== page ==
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Green Infrastructure in the Space of Flows: An Urban Metabolism Approach to Bridge Environmental Performance and User’s Wellbeing

  • Daniela PerrottiEmail author
  • Ornella Iuorio
Chapter
Part of the Cities and Nature book series (CITIES)

Abstract

Recent research demonstrates that urban metabolism studies hold ample scope for informing more sustainable urban planning and design. The assessment of the resource flows that are required to sustain the growth and maintenance of cities can allow gaining a clear picture of how cities operate to comply with environmental performance standards and to ensure that both human and ecosystem health are preserved. Green infrastructure (GI) plays a key role in enhancing both cities’ environmental performance and health. For example, GI interventions mitigate the Urban Heat Island effect (improved thermal comfort), reduce particulate matter concentration (healthier air quality), and sequestrate and store atmospheric carbon (climate change mitigation). Research on ecosystem services and the application of the concept in urban planning provides a growing evidence base that an understanding of provisioning and regulating services can facilitate more environmentally informed GI planning and design. The contribution of GI in enhancing human health and psychological wellbeing is also evidenced in recent studies valuing both material and immaterial benefits provided by urban ecosystems, including cultural ecosystem services. Therefore, the use of ecosystem service frameworks can help reveal and quantify the role of GI in fostering both urban environmental quality and the wellbeing of human populations. However, there remains little discussion of how health and wellbeing aspects can be integrated with environmental performance objectives. In this chapter, urban metabolism thinking is proposed as a way forward, providing analytical tools to inform environmentally-optimized strategies across the urban scales. Opportunities to foster integrated urban metabolism approaches that can inform more holistic GI planning are discussed. Finally, future research avenues to incorporate the multiple dimensions of human health and wellbeing into urban metabolism thinking are highlighted.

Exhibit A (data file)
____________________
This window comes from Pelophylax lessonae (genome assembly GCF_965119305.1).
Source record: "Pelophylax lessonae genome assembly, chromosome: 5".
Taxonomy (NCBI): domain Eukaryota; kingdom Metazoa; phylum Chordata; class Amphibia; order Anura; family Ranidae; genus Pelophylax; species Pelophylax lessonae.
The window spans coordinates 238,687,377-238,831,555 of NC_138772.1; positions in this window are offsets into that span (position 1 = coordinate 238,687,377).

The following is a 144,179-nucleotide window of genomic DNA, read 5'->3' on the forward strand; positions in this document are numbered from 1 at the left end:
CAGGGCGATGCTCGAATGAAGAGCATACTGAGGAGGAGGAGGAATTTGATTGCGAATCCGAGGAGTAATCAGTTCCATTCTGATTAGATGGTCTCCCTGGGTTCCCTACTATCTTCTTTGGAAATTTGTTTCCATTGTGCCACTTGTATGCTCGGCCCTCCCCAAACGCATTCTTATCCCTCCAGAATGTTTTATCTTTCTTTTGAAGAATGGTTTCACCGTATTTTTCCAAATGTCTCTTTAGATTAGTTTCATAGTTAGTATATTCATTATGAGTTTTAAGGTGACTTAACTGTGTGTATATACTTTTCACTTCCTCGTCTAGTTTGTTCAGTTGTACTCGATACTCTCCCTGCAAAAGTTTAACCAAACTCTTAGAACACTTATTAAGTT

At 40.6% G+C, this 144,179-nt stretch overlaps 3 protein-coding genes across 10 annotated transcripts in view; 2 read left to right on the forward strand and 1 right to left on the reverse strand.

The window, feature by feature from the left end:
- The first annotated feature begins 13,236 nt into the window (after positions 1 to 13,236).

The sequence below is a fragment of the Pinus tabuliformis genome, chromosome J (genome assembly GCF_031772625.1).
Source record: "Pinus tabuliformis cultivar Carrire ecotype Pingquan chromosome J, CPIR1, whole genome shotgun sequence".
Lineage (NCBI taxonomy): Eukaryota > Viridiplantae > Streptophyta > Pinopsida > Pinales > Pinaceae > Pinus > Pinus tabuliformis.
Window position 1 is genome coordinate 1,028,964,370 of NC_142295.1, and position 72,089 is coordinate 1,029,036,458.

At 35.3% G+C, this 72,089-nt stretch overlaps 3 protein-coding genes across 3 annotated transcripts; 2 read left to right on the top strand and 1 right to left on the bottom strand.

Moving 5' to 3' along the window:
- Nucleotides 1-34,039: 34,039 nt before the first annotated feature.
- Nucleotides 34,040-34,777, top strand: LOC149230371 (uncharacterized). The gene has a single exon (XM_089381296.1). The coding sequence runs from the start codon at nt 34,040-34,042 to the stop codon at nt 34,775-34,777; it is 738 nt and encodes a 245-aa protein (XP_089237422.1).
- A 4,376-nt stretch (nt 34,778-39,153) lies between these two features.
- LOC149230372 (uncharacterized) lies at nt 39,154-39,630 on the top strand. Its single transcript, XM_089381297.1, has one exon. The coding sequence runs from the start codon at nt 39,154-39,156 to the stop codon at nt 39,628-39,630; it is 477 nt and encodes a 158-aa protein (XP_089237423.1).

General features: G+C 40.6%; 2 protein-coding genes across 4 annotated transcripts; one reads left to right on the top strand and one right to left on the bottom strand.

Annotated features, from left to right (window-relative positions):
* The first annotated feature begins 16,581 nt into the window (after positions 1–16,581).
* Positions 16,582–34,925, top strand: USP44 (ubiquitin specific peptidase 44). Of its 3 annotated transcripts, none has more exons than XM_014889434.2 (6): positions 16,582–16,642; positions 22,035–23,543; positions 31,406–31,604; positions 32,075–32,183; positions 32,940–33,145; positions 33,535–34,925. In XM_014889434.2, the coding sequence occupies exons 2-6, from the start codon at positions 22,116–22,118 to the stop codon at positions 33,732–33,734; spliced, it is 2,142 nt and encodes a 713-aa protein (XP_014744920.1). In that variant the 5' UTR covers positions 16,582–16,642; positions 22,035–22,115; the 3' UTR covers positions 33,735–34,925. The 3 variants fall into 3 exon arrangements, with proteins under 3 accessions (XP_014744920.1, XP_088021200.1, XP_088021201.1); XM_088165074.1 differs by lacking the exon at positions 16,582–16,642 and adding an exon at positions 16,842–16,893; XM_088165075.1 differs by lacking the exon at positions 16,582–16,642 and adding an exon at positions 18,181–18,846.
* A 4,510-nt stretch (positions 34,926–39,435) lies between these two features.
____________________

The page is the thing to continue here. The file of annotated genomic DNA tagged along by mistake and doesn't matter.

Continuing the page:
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Copyright information

© Springer Nature Switzerland AG 2019

Authors and Affiliations

  1. 1.Université Catholique de LouvainLouvain-la-NeuveBelgium
  2. 2.University of LeedsLeedsUK

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